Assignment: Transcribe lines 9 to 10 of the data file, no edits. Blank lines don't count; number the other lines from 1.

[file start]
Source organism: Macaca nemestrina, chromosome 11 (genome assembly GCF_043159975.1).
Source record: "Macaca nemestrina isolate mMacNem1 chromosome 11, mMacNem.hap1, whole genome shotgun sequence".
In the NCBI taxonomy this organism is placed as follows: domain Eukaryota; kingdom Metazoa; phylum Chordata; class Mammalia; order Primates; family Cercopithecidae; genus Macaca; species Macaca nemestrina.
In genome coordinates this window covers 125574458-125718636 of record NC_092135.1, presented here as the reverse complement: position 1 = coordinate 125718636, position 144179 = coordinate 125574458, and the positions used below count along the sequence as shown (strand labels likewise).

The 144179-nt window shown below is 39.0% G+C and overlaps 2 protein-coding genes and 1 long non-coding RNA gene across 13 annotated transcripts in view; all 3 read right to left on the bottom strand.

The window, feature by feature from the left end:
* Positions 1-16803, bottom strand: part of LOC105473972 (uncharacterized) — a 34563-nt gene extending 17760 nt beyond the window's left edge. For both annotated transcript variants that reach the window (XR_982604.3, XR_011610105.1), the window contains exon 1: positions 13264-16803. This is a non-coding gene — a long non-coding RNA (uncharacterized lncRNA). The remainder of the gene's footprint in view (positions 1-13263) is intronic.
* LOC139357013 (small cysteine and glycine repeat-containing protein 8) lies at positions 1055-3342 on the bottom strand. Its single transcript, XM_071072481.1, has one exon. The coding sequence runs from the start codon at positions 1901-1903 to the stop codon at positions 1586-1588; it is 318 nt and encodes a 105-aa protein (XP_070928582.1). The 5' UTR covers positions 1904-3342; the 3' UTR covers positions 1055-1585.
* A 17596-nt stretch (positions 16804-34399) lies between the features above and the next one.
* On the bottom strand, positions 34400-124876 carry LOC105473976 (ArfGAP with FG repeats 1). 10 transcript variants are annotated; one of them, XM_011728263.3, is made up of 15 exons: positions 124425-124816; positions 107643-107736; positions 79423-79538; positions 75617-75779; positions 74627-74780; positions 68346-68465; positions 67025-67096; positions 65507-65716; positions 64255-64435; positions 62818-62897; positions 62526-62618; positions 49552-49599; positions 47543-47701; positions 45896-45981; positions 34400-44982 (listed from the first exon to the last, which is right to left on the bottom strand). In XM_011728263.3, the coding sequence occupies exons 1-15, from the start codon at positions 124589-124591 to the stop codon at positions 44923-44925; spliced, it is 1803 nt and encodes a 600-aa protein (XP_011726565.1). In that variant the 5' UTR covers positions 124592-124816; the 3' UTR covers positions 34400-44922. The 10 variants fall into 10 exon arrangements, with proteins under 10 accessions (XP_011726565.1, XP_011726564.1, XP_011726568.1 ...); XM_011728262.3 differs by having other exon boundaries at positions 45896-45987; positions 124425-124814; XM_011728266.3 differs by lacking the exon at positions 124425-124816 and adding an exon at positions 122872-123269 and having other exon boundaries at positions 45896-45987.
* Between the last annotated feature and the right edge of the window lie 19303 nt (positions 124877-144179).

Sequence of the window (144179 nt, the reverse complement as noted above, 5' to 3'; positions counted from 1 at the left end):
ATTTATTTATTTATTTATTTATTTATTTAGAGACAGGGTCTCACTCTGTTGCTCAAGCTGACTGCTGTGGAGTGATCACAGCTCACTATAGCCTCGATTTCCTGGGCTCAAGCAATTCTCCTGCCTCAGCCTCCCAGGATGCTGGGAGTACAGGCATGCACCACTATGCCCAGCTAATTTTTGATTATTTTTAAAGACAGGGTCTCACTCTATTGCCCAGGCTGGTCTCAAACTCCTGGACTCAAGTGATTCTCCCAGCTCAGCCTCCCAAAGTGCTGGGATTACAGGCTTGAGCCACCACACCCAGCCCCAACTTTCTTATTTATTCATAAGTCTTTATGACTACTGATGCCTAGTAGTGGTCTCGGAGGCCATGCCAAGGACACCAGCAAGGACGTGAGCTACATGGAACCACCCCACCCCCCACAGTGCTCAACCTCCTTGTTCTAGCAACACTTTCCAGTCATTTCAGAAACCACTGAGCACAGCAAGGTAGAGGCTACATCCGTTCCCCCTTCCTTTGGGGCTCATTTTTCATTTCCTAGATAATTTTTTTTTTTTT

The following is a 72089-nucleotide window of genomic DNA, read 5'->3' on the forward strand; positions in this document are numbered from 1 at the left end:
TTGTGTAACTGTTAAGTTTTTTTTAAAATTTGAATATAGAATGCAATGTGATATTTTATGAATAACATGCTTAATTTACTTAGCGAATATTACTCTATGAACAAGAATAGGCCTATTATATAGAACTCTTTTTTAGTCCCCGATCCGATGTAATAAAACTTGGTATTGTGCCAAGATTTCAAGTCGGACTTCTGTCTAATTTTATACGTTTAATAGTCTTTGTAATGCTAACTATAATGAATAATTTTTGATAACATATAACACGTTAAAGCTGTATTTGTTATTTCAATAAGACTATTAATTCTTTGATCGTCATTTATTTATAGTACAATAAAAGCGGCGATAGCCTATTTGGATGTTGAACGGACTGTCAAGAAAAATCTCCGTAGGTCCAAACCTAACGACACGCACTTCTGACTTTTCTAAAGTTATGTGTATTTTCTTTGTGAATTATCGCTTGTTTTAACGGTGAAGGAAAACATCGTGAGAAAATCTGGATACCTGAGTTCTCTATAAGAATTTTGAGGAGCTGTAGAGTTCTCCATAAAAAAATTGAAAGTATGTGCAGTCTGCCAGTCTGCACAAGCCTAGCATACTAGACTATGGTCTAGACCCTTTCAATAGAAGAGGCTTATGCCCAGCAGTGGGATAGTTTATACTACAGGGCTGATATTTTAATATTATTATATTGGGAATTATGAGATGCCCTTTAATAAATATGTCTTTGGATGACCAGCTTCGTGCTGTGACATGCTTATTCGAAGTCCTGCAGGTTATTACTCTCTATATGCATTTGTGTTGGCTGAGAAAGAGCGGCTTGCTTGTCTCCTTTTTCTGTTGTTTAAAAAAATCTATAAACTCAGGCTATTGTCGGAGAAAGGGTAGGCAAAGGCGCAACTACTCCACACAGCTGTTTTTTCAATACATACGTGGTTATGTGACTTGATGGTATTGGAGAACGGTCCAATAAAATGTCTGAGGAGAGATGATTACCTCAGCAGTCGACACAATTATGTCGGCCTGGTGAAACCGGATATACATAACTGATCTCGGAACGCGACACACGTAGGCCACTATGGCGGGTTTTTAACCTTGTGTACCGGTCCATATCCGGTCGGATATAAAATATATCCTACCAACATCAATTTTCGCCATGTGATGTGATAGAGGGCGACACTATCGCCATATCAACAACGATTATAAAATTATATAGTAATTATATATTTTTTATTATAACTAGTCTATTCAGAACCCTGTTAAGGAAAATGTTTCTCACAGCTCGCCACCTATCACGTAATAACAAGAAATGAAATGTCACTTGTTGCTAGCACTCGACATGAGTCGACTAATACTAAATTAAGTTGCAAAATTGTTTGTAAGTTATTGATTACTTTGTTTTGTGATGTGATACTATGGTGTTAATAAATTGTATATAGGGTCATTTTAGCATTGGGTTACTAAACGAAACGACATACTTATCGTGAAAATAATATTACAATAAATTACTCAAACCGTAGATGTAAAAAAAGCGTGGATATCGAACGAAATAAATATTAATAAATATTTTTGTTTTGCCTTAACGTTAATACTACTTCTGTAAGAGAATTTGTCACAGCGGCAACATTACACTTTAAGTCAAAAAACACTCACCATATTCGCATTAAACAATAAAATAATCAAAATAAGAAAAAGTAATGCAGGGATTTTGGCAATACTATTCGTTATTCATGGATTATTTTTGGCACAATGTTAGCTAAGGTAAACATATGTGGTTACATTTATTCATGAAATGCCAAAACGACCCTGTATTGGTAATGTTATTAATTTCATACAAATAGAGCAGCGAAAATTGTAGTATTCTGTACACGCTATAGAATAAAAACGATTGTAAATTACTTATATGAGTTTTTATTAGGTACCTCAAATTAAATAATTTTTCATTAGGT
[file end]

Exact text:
* A 17596-nt stretch (positions 16804-34399) lies between the features above and the next one.
* On the bottom strand, positions 34400-124876 carry LOC105473976 (ArfGAP with FG repeats 1). 10 transcript variants are annotated; one of them, XM_011728263.3, is made up of 15 exons: positions 124425-124816; positions 107643-107736; positions 79423-79538; positions 75617-75779; positions 74627-74780; positions 68346-68465; positions 67025-67096; positions 65507-65716; positions 64255-64435; positions 62818-62897; positions 62526-62618; positions 49552-49599; positions 47543-47701; positions 45896-45981; positions 34400-44982 (listed from the first exon to the last, which is right to left on the bottom strand). In XM_011728263.3, the coding sequence occupies exons 1-15, from the start codon at positions 124589-124591 to the stop codon at positions 44923-44925; spliced, it is 1803 nt and encodes a 600-aa protein (XP_011726565.1). In that variant the 5' UTR covers positions 124592-124816; the 3' UTR covers positions 34400-44922. The 10 variants fall into 10 exon arrangements, with proteins under 10 accessions (XP_011726565.1, XP_011726564.1, XP_011726568.1 ...); XM_011728262.3 differs by having other exon boundaries at positions 45896-45987; positions 124425-124814; XM_011728266.3 differs by lacking the exon at positions 124425-124816 and adding an exon at positions 122872-123269 and having other exon boundaries at positions 45896-45987.